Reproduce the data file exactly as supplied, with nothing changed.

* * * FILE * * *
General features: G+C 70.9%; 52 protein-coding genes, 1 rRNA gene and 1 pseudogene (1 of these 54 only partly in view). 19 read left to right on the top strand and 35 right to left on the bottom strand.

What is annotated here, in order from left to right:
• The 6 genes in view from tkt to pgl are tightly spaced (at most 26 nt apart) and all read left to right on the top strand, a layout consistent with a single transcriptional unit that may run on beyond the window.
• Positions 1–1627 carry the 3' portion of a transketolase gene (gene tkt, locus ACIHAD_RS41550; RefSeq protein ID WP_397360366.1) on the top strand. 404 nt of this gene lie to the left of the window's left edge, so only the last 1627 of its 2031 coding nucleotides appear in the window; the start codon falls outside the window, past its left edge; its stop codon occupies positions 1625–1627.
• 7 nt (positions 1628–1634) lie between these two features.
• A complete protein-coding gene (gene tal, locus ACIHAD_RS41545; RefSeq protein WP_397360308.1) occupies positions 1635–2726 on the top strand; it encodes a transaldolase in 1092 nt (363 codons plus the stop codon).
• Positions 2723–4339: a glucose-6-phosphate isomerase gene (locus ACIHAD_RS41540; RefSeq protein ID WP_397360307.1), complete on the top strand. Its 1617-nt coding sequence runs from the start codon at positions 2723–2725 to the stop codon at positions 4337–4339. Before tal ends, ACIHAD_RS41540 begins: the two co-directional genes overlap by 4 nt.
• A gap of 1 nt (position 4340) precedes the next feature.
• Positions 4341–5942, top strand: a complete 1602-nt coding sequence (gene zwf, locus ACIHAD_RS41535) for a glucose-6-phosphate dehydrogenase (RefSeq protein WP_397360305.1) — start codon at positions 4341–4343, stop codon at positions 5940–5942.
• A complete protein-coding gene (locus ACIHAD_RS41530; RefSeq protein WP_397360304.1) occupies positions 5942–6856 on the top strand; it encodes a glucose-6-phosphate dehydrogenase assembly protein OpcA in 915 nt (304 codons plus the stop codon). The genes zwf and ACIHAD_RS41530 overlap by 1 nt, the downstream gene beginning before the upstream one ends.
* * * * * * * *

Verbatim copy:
General features: G+C 70.9%; 52 protein-coding genes, 1 rRNA gene and 1 pseudogene (1 of these 54 only partly in view). 19 read left to right on the top strand and 35 right to left on the bottom strand.

What is annotated here, in order from left to right:
• The 6 genes in view from tkt to pgl are tightly spaced (at most 26 nt apart) and all read left to right on the top strand, a layout consistent with a single transcriptional unit that may run on beyond the window.
• Positions 1–1627 carry the 3' portion of a transketolase gene (gene tkt, locus ACIHAD_RS41550; RefSeq protein ID WP_397360366.1) on the top strand. 404 nt of this gene lie to the left of the window's left edge, so only the last 1627 of its 2031 coding nucleotides appear in the window; the start codon falls outside the window, past its left edge; its stop codon occupies positions 1625–1627.
• 7 nt (positions 1628–1634) lie between these two features.
• A complete protein-coding gene (gene tal, locus ACIHAD_RS41545; RefSeq protein WP_397360308.1) occupies positions 1635–2726 on the top strand; it encodes a transaldolase in 1092 nt (363 codons plus the stop codon).
• Positions 2723–4339: a glucose-6-phosphate isomerase gene (locus ACIHAD_RS41540; RefSeq protein ID WP_397360307.1), complete on the top strand. Its 1617-nt coding sequence runs from the start codon at positions 2723–2725 to the stop codon at positions 4337–4339. Before tal ends, ACIHAD_RS41540 begins: the two co-directional genes overlap by 4 nt.
• A gap of 1 nt (position 4340) precedes the next feature.
• Positions 4341–5942, top strand: a complete 1602-nt coding sequence (gene zwf, locus ACIHAD_RS41535) for a glucose-6-phosphate dehydrogenase (RefSeq protein WP_397360305.1) — start codon at positions 4341–4343, stop codon at positions 5940–5942.
• A complete protein-coding gene (locus ACIHAD_RS41530; RefSeq protein WP_397360304.1) occupies positions 5942–6856 on the top strand; it encodes a glucose-6-phosphate dehydrogenase assembly protein OpcA in 915 nt (304 codons plus the stop codon). The genes zwf and ACIHAD_RS41530 overlap by 1 nt, the downstream gene beginning before the upstream one ends.